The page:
Republican megadonor Charles Koch’s political network of lobbyists and activists will spend between $300 million and $400 million in the upcoming 2018 midterm elections — a 60 percent increase compared to what the organization spent in the 2016 elections.
“It is going to be a very challenging environment at both the federal and state level,” Tim Phillips, president of Americans for Prosperity, told reporters Saturday as the Koch network kicked off a weekend conference with donors, lawmakers and business leaders.
Phillips described his work to keep Republicans in office this year as “going against the tide.”
He added, “The left is energized. There is no question about that. It is prudent for folks to understand that.”
The announcement about campaign spending, interestingly, came at the same time as another wing of Koch’s powerful political and philanthropic apparatus voiced disapproval of the White House’s new immigration plan.
Brian Hooks, president of the Charles Koch Foundation and co-chair of the Seminar Network, said while he applauded President Donald Trump for outlining a path to citizenship for so-called Dreamers, those young immigrants who came to the country as children, his group could not support a plan that would dramatically cut other legal immigration opportunities.
“Immigration is a good thing,” Hooks said plainly during a Q&A session with reporters. He was critical, in particular, of the part of the White House plan that would end a person’s ability to sponsor his or her parents or other extended family members. Hooks urged lawmakers to commit to a larger conversation on comprehensive immigration reform.
“We cannot support a policy that arbitrarily reduces the number of people who might come to the country to contribute and ending the family migration policy in the absence of an alternative does that,” he added.
Hooks said that the plight of Dreamers should be a top priority for the country, and it would be for the Koch network of political organizations and nonprofits.
When asked by ABC News if they would advise members to vote against a potential bill based off the White House’s framework, Hooks hedged and said only that it was a work in progress and his foundation was lobbying the White House and lawmakers on the issue.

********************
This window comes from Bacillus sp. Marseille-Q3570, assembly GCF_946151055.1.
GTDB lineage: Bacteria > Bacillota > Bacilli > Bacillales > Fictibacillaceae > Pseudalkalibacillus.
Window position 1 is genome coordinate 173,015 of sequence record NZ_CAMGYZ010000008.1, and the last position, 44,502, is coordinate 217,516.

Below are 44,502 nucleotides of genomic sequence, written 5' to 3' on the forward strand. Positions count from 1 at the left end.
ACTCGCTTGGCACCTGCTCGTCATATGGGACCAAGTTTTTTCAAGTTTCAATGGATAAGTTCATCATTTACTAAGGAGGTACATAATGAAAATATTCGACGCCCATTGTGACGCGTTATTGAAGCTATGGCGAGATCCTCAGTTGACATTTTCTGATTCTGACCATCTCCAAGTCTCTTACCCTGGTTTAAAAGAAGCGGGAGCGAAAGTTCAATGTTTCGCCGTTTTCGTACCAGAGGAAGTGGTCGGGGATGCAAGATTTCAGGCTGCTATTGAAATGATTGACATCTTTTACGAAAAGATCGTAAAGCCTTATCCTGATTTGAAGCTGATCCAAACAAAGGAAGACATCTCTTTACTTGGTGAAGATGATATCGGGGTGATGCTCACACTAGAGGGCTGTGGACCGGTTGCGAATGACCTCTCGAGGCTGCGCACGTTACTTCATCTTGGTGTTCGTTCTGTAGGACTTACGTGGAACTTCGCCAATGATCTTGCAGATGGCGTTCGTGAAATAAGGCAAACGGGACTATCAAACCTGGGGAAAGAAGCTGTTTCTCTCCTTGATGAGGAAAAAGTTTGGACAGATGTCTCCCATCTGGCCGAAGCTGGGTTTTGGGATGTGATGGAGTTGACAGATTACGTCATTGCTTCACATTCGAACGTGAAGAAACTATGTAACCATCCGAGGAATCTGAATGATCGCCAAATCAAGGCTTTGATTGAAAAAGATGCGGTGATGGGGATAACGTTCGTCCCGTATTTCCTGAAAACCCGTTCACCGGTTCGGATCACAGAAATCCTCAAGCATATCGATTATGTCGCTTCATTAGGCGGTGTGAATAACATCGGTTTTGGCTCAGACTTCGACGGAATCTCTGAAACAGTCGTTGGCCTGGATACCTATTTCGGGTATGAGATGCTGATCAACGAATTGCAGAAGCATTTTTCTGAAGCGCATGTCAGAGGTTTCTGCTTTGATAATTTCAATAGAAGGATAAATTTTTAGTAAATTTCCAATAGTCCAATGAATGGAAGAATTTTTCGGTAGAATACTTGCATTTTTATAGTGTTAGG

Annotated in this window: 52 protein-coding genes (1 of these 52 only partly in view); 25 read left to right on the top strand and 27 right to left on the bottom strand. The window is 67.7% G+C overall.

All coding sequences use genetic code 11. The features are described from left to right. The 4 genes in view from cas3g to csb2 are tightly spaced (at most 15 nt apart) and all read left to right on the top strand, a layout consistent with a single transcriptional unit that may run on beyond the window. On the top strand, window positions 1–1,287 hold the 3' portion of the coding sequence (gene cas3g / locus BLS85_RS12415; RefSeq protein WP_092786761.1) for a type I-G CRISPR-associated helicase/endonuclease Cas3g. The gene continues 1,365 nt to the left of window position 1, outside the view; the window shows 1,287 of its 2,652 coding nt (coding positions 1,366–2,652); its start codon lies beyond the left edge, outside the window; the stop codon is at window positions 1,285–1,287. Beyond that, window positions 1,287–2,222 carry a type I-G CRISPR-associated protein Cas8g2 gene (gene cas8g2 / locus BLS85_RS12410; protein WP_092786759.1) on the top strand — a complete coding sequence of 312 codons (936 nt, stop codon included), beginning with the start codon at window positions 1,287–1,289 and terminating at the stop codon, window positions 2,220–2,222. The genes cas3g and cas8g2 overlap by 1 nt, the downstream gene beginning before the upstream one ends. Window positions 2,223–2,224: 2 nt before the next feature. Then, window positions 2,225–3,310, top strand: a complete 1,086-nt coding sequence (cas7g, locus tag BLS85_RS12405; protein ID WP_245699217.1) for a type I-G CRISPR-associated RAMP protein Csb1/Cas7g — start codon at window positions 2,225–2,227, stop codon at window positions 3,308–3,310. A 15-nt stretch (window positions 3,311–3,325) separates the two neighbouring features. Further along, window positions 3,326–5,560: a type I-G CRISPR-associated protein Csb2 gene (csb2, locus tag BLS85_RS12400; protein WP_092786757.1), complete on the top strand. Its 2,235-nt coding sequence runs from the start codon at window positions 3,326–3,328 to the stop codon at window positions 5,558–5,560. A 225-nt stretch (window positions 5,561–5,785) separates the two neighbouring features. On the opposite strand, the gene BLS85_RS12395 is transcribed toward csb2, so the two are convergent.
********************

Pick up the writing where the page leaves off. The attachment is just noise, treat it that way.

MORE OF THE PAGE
The more liberal, pro-immigrant position of the Charles Koch Foundation seemed directly at odds with the stated views and positions of some of the members of congress in attendance at the weekend summit, including Sen. John Cornyn, R-Texas, Sen Thom Tillis, R-N.C., and Rep. Mark Meadows, R-N.C.
While speaking to a room full of the Koch conference attendees, Tillis spoke highly of the president’s plan, including the parts that end what he calls “chain migration.”
“We have an opportunity to be the party -– I’m speaking as a Republican -– to be the party that stops talking about fixing the problem and then using it a political as a wedge every election and being the party that solves the problem,” Tillis said.
Another spokesperson for the Koch network, James Davis, declined to say whether their larger political apparatus would or would not back a candidate if he or she did not agree with a pathway to citizenship for Dreamers.
According to Phillips, the eye-popping $300 million to $400 million figure includes $20 million that his organization already spent to lobby in favor of the recent Republican tax bill before it was signed into law at the end of last year, as well as another $20 million it plans to spend in the coming year to try to “sell” Americans on the new reform package.
Phillips said that he thought Americans would warm to the new tax law, which is currently fairly unpopular nationwide according to polls, as the public sees tax savings and potential bonuses in the months ahead.